Harvest Moon 2021 Photos Show September's Full Moon Rising Around the World

On Monday, September 20, skywatchers will have noticed a full moon if they were lucky enough to have a clear patch of sky.

It wasn't just any full moon, though. Last night's moon was the Harvest Moon, the name given to the full moon that occurs nearest to the fall equinox in the Northern Hemisphere.

Photos of the moon were taken from around the world with some uploaded to social media. One, seen below, shows the Harvest Moon above some swimmers at a U.K. beach.

Harvest Moon over water
A photo showing swimmers in the sea at Swanpool Beach in Falmouth, England, on September 20 with the Harvest Moon in the sky. Hugh R Hastings/Getty

Another shows the moon appearing to glow orange behind the Statue of Liberty in New York City.

And another, taken by an astrophotography enthusiast, shows the silvery Harvest Moon in enough detail to pick out individual surface features and can be seen here

The moon is notoriously hard to photograph well. NASA published tips on moon photography earlier in 2021, including using a tripod whenever possible and using a fast shutter speed with a smaller aperture.

In some ways the Harvest Moon is just like any other full moon. There's a full moon every month, and each one has a particular traditional name passed down through different cultures over the years.

It's also not necessarily any bigger or brighter than normal. The moon's size and color can often appear different depending on where in the sky it is seen.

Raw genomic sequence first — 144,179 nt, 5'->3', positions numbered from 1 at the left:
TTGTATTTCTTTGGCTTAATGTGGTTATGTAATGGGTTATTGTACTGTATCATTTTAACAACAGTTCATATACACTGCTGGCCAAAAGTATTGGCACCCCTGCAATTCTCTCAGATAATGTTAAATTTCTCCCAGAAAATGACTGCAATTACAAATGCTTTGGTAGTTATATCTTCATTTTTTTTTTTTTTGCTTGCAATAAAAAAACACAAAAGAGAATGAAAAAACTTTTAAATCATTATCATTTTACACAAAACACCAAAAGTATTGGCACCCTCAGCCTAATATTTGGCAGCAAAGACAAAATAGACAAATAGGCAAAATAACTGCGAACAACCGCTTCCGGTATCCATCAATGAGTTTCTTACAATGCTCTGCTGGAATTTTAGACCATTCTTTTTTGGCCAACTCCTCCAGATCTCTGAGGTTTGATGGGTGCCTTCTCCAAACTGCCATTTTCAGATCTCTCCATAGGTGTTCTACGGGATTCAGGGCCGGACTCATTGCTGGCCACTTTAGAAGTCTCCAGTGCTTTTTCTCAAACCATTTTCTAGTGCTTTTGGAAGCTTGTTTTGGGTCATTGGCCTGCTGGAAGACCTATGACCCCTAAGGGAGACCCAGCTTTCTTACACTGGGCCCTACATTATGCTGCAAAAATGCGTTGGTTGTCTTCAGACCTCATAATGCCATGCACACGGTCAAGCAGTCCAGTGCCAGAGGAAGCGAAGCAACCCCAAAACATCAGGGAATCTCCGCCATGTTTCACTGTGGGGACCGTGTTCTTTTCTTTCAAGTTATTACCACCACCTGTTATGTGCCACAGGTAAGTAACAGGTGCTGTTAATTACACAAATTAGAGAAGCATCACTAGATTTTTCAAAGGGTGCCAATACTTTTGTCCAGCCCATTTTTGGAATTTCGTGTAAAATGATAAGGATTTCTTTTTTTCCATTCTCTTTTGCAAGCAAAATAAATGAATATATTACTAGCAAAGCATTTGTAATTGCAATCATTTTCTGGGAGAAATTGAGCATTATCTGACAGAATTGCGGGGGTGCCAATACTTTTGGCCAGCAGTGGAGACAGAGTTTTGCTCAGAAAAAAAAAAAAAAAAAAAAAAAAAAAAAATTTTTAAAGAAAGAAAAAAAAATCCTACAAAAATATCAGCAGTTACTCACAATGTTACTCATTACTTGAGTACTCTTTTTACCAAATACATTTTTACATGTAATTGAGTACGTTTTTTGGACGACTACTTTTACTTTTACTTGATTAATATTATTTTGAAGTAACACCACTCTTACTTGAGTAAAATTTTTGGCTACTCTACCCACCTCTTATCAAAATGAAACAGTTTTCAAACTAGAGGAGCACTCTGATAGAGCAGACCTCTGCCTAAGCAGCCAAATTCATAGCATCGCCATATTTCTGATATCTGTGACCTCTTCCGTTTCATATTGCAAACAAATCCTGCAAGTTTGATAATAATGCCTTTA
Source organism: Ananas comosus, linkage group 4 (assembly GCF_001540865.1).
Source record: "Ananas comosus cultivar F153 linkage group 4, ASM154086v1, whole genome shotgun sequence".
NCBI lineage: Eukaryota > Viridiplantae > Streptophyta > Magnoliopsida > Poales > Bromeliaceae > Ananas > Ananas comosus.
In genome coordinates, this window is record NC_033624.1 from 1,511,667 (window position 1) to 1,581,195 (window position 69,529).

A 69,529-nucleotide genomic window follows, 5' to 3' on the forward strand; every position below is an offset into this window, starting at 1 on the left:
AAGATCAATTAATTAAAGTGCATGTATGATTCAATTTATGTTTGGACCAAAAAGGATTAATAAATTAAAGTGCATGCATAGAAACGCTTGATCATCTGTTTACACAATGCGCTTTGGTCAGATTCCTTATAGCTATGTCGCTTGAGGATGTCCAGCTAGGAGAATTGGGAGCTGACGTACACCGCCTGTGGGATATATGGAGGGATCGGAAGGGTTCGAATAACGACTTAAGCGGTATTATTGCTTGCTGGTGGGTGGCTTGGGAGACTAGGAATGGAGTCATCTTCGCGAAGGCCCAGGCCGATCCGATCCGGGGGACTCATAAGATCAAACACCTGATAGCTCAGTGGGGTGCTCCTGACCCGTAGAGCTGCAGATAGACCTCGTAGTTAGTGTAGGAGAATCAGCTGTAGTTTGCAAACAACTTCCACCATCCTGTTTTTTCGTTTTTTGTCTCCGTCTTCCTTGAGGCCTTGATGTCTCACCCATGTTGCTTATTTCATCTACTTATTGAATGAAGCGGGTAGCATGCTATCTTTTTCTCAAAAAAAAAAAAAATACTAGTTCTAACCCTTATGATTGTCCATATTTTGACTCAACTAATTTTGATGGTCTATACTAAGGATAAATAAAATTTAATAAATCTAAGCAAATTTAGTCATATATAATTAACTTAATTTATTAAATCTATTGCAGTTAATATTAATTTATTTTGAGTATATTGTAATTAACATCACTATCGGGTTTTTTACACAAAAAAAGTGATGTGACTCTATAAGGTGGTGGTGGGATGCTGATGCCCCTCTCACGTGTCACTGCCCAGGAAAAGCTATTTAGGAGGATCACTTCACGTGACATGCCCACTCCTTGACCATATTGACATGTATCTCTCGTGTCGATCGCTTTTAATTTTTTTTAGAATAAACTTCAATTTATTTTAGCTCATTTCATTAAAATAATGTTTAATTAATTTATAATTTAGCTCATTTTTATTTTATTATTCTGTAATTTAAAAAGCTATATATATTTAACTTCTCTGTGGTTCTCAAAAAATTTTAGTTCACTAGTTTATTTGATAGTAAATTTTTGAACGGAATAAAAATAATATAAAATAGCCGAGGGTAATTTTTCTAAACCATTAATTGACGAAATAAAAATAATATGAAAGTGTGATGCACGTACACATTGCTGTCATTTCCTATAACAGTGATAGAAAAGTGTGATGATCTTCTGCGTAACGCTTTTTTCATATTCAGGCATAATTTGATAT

But the Harvest Moon does appear at a fairly significant time of year—the fall equinox, a time marking the end of summer when the night lasts roughly as long as the day.

According to astronomy website EarthSky, moons near the fall equinox also tend to rise relatively quickly after sunset, meaning there is no long period of darkness between sunset and moonrise on certain days.

This extra light could have been useful for farmers gathering their crops around this time of year, hence the moon's name, according to The Old Farmer's Almanac.

The Old Farmer's Almanac also states that the Harvest Moon is not associated with a particular month, unlike the other named full moons of the year. It can occur in either September or October, depending on which is closest to the fall equinox.

The Harvest Moon is of cultural significance, for example during the Mid-Autumn Festival celebrated by Chinese people.

The fall equinox is due to occur on Wednesday, September 22 in the Northern Hemisphere. This will mark the end of summer and the start of fall according to the astronomical definition.

The next equinox in the Northern Hemisphere will be the spring one of 2022, which will mark the first day of astronomical spring.